NZ Booklovers recently caught up with Rosetta Allan, an Auckland based novelist and poet, to talk about her debut novel Purgatory. Based on the 1865 Otahuhu murders, Purgatory is a unique and powerful depiction of nineteenth century life in Ireland and New Zealand.
Purgatory is your first novel – you have previously published a couple of volumes of poetry – tell me about your transition from writing poetry to fiction writing. What made you want to write a novel, and what were the challenges for you?
It was a huge learning curve, to be honest. I never pictured myself writing a novel, so when my husband suggested I take some time off work and do some writing, I thought I’ll have a go at some short stories. And then I discovered this story, and it just wouldn’t fit within the form of the short story, so I enrolled in a fiction course – I had joined it for short stories, though it was generally for beginning fiction – but I had to figure this out a lot quicker than the course offered, so alongside that I bought about thirty books on ‘how to’, and how other authors have done it, and really threw myself into figuring out the structure of a novel. With poetry you can’t just ‘dip in’ – the poems are a complete little story on their own, they are like little starbursts. But this story took two years, and I couldn’t write poetry that whole time, because it just felt like a completely different discipline. What I did learn was to try and bring the poetry through with me, so I still felt like a poet writing this book. So in a way I think I’ve been able to have the best of both worlds.
Do you think you will go back to writing poetry?
Yes I hope so – I want to continue to write fiction, I really have the fiction writing bug, but I hope I haven’t lost the knack for writing poetry. I’m going to keep plugging away at it every now and then, because I do love it. It’s a very difficult art form, and I admire the people who have done very well at it.
Have you had a lot of good feedback from readers about Purgatory?
Yes, I’ve been quite overwhelmed actually. It’s really not what you expect, especially for a first novel, so I am absolutely thrilled that people are connecting – not only to the family side, the interest in chasing your own roots – but also to the history of Pakeha in New Zealand, and what it was like from that side too. I’m really intrigued to see what people find in it – they all find something different, and I’m liking the layers that people are seeing. So I’m thrilled, you couldn’t ask for more.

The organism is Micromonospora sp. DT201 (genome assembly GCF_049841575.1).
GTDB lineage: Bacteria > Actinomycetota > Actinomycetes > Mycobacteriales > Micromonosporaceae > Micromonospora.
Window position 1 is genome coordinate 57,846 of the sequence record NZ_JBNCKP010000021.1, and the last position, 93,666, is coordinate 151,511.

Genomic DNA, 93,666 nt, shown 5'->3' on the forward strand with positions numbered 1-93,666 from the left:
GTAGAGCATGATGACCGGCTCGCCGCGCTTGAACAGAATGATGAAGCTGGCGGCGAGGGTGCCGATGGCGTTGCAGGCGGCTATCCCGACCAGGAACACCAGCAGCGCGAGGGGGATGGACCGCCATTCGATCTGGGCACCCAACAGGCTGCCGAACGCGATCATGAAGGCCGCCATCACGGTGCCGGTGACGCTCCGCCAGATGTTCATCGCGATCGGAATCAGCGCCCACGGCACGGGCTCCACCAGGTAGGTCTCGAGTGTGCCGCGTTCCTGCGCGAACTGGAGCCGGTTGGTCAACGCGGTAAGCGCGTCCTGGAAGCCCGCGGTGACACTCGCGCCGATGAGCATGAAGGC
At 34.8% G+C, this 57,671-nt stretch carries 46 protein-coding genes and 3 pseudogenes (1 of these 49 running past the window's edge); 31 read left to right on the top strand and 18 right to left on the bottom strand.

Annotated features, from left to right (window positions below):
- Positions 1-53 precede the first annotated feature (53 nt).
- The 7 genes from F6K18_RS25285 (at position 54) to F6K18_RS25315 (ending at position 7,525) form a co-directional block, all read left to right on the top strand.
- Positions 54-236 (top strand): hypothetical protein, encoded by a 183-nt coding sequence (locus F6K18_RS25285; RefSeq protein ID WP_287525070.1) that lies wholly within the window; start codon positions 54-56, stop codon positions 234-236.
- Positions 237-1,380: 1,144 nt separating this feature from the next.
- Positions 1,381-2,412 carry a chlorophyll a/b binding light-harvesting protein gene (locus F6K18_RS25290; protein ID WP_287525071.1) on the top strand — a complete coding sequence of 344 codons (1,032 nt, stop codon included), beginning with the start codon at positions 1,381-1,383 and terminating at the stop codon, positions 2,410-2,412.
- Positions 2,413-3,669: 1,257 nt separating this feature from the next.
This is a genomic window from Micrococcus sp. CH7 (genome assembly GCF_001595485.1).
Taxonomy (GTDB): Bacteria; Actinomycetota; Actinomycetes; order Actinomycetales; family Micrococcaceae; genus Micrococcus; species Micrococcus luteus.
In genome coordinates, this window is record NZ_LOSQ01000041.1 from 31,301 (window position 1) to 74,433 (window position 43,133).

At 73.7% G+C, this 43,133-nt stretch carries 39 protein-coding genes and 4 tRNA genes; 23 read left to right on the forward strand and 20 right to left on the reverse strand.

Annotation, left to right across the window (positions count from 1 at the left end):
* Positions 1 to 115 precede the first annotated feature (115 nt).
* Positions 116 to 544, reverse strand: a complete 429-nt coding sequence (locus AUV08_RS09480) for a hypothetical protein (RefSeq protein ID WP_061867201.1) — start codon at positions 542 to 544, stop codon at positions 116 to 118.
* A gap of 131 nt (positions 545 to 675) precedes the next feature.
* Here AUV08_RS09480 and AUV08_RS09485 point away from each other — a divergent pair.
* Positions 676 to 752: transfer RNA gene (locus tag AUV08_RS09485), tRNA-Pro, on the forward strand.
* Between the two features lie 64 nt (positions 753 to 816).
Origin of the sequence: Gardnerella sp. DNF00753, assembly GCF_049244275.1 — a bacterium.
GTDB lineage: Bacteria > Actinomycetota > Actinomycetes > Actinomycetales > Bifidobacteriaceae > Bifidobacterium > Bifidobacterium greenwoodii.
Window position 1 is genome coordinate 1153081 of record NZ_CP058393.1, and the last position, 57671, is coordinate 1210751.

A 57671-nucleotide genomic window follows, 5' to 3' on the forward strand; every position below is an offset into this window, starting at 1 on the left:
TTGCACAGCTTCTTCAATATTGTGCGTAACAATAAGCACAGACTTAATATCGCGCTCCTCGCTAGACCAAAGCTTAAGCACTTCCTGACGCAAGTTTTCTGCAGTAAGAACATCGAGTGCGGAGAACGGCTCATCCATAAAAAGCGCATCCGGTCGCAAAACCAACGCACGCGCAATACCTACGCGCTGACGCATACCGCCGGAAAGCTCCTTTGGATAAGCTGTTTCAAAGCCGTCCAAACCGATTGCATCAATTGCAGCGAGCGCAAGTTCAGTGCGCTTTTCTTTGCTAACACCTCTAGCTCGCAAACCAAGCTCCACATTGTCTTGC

You got the idea for the novel from your own family tree, when you saw the Finnegan names?
Yes, the names were right at the top of the tree, the four Finnegan family members, with a note saying “murdered” on it – “Otahuhu murders 1865” – with the murderer’s name and the date he was hung. Everything else was just standard on that family tree, with little dates, and arrows, no information at all apart from that, so I thought ‘that is rather interesting.’
Had you thought of writing a novel about your ancestry before that discovery?
No, not at all. The family tree came to me in a peculiar way – my mother and my father’s second wife are cousins, so their family trees are the same – so it was my father’s second wife who did the tree, and I never got hold of it until she died. Both her and my mother are unfortunately no longer with us, and my brother had the family tree, and I saw it there and swiped it. So I’d never seen it before that – I’d known it existed and I had tried to get it, but was unsuccessful. So I went home and unravelled it, because it was all in this funny little scroll, and it was the first time I saw it. Then I was researching straight away and I thought this would be a short story. The interest wasn’t initially around the family thing, but the story – I wanted to know who these people were and their times. Both James Stack and the Finnegan family were Irish Catholic, so they had come out from different parts of Ireland – one south, one north – and I wanted to know what brought them out here, who they were and what it was like here for them; that really was the basis of my research.
Once you had made the discovery of the murders, did you have a plan for how you would write about them?
No, again I sort of stumbled along. I was writing form the perspective of James Stack initially – I had tried writing it from the mother’s point of view, but it didn’t work. So I was halfway through the novel with James Stack, when I discovered the story of the ghost of John Finnegan, and I started looking into that. Then I went to the site and found the old cottage and got talking to an elderly neighbour who had lived there forever, and he was telling me about the ghost, and as the house was abandoned for two years the neighbours would dare it each other to stay overnight to see if the ghost appeared. And this elderly gentleman had done it himself, but he said ‘it was all hoo-ha, he didn’t appear.’ But I kind of felt something while I was there – I really felt this connection to the little boy – it really intrigued me why he was still there. And so I went home and I left the second half of James behind and I wrote John’s section all in one go, and then wove it throughout the story. John became the hero from there. So it was all sort of piecemeal, it all came together as I discovered things.